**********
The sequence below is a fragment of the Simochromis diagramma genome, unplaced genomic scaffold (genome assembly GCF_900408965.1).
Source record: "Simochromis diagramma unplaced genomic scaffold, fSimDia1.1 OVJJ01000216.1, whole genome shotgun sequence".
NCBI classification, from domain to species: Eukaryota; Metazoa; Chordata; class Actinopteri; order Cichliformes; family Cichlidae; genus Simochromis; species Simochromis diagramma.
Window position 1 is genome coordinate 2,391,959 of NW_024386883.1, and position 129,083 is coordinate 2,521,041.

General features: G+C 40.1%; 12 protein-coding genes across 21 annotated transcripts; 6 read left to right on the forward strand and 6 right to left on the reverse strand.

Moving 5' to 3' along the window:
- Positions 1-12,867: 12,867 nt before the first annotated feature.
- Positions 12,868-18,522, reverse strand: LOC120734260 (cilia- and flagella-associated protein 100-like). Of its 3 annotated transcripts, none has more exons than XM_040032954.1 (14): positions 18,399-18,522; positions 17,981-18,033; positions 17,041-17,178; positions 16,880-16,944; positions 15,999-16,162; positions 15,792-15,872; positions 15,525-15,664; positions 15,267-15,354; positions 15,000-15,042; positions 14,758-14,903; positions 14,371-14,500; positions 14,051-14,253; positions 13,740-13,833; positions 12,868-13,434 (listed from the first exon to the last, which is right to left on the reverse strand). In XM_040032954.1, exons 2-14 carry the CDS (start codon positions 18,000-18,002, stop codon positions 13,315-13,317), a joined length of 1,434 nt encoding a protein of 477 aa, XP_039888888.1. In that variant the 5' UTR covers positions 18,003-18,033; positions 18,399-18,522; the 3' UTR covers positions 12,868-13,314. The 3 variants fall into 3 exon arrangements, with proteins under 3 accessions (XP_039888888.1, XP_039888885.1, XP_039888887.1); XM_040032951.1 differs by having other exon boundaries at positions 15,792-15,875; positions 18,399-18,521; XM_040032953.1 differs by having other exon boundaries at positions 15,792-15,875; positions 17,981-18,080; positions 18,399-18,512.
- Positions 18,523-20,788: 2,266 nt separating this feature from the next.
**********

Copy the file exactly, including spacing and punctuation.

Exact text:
The sequence below is a fragment of the Simochromis diagramma genome, unplaced genomic scaffold (genome assembly GCF_900408965.1).
Source record: "Simochromis diagramma unplaced genomic scaffold, fSimDia1.1 OVJJ01000216.1, whole genome shotgun sequence".
NCBI classification, from domain to species: Eukaryota; Metazoa; Chordata; class Actinopteri; order Cichliformes; family Cichlidae; genus Simochromis; species Simochromis diagramma.
Window position 1 is genome coordinate 2,391,959 of NW_024386883.1, and position 129,083 is coordinate 2,521,041.

General features: G+C 40.1%; 12 protein-coding genes across 21 annotated transcripts; 6 read left to right on the forward strand and 6 right to left on the reverse strand.

Moving 5' to 3' along the window:
- Positions 1-12,867: 12,867 nt before the first annotated feature.
- Positions 12,868-18,522, reverse strand: LOC120734260 (cilia- and flagella-associated protein 100-like). Of its 3 annotated transcripts, none has more exons than XM_040032954.1 (14): positions 18,399-18,522; positions 17,981-18,033; positions 17,041-17,178; positions 16,880-16,944; positions 15,999-16,162; positions 15,792-15,872; positions 15,525-15,664; positions 15,267-15,354; positions 15,000-15,042; positions 14,758-14,903; positions 14,371-14,500; positions 14,051-14,253; positions 13,740-13,833; positions 12,868-13,434 (listed from the first exon to the last, which is right to left on the reverse strand). In XM_040032954.1, exons 2-14 carry the CDS (start codon positions 18,000-18,002, stop codon positions 13,315-13,317), a joined length of 1,434 nt encoding a protein of 477 aa, XP_039888888.1. In that variant the 5' UTR covers positions 18,003-18,033; positions 18,399-18,522; the 3' UTR covers positions 12,868-13,314. The 3 variants fall into 3 exon arrangements, with proteins under 3 accessions (XP_039888888.1, XP_039888885.1, XP_039888887.1); XM_040032951.1 differs by having other exon boundaries at positions 15,792-15,875; positions 18,399-18,521; XM_040032953.1 differs by having other exon boundaries at positions 15,792-15,875; positions 17,981-18,080; positions 18,399-18,512.
- Positions 18,523-20,788: 2,266 nt separating this feature from the next.